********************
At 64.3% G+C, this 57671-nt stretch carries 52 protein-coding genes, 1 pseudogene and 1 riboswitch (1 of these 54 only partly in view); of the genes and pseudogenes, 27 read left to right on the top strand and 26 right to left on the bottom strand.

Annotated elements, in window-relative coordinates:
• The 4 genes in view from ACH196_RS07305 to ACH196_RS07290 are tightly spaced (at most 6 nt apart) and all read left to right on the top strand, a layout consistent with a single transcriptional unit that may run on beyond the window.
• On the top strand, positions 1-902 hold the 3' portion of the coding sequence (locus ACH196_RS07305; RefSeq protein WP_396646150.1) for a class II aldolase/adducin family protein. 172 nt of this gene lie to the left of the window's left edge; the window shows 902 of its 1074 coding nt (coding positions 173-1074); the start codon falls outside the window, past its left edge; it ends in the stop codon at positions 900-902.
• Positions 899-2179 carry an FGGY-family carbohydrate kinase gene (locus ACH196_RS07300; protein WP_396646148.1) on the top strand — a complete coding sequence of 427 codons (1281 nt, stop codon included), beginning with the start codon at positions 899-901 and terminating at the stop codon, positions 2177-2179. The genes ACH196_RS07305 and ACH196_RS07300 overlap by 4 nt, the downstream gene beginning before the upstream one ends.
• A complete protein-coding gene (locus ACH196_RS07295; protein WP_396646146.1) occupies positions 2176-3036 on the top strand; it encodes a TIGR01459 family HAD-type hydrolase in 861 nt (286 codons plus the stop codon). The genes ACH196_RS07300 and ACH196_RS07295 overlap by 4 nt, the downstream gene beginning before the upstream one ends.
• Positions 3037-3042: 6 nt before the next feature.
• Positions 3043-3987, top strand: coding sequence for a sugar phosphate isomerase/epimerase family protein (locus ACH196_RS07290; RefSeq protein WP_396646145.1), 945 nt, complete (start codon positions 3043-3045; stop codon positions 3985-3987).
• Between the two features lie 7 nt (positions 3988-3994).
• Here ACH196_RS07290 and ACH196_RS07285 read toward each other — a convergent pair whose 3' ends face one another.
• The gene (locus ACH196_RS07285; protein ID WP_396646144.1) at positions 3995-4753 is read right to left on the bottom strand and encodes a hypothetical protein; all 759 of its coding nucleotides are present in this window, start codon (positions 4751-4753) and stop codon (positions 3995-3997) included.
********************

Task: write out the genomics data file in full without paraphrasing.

At 64.3% G+C, this 57671-nt stretch carries 52 protein-coding genes, 1 pseudogene and 1 riboswitch (1 of these 54 only partly in view); of the genes and pseudogenes, 27 read left to right on the top strand and 26 right to left on the bottom strand.

Annotated elements, in window-relative coordinates:
• The 4 genes in view from ACH196_RS07305 to ACH196_RS07290 are tightly spaced (at most 6 nt apart) and all read left to right on the top strand, a layout consistent with a single transcriptional unit that may run on beyond the window.
• On the top strand, positions 1-902 hold the 3' portion of the coding sequence (locus ACH196_RS07305; RefSeq protein WP_396646150.1) for a class II aldolase/adducin family protein. 172 nt of this gene lie to the left of the window's left edge; the window shows 902 of its 1074 coding nt (coding positions 173-1074); the start codon falls outside the window, past its left edge; it ends in the stop codon at positions 900-902.
• Positions 899-2179 carry an FGGY-family carbohydrate kinase gene (locus ACH196_RS07300; protein WP_396646148.1) on the top strand — a complete coding sequence of 427 codons (1281 nt, stop codon included), beginning with the start codon at positions 899-901 and terminating at the stop codon, positions 2177-2179. The genes ACH196_RS07305 and ACH196_RS07300 overlap by 4 nt, the downstream gene beginning before the upstream one ends.
• A complete protein-coding gene (locus ACH196_RS07295; protein WP_396646146.1) occupies positions 2176-3036 on the top strand; it encodes a TIGR01459 family HAD-type hydrolase in 861 nt (286 codons plus the stop codon). The genes ACH196_RS07300 and ACH196_RS07295 overlap by 4 nt, the downstream gene beginning before the upstream one ends.
• Positions 3037-3042: 6 nt before the next feature.
• Positions 3043-3987, top strand: coding sequence for a sugar phosphate isomerase/epimerase family protein (locus ACH196_RS07290; RefSeq protein WP_396646145.1), 945 nt, complete (start codon positions 3043-3045; stop codon positions 3985-3987).
• Between the two features lie 7 nt (positions 3988-3994).
• Here ACH196_RS07290 and ACH196_RS07285 read toward each other — a convergent pair whose 3' ends face one another.
• The gene (locus ACH196_RS07285; protein ID WP_396646144.1) at positions 3995-4753 is read right to left on the bottom strand and encodes a hypothetical protein; all 759 of its coding nucleotides are present in this window, start codon (positions 4751-4753) and stop codon (positions 3995-3997) included.